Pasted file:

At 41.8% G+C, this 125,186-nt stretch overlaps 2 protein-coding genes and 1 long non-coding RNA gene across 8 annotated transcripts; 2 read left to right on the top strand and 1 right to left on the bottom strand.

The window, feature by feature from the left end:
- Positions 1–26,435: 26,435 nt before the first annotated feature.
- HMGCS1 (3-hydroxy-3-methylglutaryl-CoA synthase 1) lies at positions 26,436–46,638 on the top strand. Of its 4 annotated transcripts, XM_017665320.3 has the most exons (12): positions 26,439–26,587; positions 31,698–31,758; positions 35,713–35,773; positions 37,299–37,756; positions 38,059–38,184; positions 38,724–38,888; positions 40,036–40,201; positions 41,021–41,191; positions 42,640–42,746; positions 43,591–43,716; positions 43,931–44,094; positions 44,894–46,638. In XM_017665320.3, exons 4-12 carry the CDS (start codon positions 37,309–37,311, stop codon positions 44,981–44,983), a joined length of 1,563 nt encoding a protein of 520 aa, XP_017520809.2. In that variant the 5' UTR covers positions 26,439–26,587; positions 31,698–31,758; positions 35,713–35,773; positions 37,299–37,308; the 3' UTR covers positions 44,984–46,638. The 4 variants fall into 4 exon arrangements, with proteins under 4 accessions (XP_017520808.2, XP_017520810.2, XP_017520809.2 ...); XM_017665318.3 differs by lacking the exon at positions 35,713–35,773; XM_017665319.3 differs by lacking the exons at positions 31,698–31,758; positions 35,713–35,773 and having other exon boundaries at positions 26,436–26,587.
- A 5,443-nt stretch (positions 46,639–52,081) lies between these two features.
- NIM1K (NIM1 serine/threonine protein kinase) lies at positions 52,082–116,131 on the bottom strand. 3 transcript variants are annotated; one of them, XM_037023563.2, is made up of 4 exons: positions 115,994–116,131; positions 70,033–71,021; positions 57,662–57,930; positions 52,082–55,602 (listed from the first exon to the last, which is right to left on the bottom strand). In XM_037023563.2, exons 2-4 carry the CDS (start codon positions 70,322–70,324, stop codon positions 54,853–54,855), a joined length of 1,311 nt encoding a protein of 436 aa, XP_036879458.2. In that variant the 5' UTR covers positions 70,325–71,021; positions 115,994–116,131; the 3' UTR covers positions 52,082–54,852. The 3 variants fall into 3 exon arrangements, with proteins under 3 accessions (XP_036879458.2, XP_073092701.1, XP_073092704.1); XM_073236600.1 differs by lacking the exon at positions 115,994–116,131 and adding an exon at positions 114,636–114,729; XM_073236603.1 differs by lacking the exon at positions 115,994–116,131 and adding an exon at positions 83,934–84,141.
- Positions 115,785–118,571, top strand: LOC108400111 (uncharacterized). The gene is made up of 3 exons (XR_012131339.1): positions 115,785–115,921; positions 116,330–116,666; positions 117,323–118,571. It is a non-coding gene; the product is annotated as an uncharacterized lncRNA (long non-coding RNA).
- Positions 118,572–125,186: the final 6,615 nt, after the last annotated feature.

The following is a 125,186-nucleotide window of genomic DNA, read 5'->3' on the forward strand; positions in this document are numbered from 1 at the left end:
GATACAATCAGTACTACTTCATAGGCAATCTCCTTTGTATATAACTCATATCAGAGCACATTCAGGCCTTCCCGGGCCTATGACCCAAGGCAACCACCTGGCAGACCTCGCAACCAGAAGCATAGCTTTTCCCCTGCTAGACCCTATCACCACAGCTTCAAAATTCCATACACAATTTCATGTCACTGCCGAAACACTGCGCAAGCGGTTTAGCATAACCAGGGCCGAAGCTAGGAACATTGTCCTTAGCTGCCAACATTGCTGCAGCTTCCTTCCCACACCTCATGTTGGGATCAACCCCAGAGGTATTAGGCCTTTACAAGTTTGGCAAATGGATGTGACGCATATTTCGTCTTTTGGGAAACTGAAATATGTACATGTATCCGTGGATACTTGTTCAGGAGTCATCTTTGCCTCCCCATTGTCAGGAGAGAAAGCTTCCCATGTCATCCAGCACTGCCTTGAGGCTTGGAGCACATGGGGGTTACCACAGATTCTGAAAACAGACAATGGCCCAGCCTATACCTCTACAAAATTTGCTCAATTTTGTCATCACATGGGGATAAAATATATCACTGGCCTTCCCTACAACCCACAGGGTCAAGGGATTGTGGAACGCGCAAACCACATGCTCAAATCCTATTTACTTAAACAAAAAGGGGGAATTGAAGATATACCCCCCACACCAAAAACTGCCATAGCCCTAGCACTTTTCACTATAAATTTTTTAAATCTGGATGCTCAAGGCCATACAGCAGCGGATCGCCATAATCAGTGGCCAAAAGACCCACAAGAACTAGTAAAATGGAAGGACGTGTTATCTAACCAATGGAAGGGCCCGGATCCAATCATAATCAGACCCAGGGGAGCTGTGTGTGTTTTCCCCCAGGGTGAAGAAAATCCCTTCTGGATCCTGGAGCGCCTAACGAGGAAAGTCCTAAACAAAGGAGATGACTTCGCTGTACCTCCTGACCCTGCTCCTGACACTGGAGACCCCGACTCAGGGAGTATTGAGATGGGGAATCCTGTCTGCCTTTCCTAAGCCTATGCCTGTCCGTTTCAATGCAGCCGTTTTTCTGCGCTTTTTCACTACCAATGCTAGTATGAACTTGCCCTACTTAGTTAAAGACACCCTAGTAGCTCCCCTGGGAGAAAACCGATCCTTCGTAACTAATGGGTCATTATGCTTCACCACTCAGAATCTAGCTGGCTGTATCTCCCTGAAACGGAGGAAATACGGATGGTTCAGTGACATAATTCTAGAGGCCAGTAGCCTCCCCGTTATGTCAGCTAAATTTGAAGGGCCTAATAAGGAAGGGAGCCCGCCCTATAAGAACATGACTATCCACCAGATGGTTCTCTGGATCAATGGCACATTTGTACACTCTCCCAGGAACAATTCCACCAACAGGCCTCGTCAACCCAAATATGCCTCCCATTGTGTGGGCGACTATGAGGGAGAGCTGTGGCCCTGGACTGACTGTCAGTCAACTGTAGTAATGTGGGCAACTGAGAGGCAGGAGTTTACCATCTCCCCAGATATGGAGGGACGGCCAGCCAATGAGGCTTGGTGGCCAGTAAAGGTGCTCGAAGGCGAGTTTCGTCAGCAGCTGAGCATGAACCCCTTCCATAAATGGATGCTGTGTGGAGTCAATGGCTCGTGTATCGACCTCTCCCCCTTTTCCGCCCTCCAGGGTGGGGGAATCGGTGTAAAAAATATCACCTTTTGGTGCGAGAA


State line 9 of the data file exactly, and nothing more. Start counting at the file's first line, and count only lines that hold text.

The following is a 125,186-nucleotide window of genomic DNA, read 5'->3' on the forward strand; positions in this document are numbered from 1 at the left end: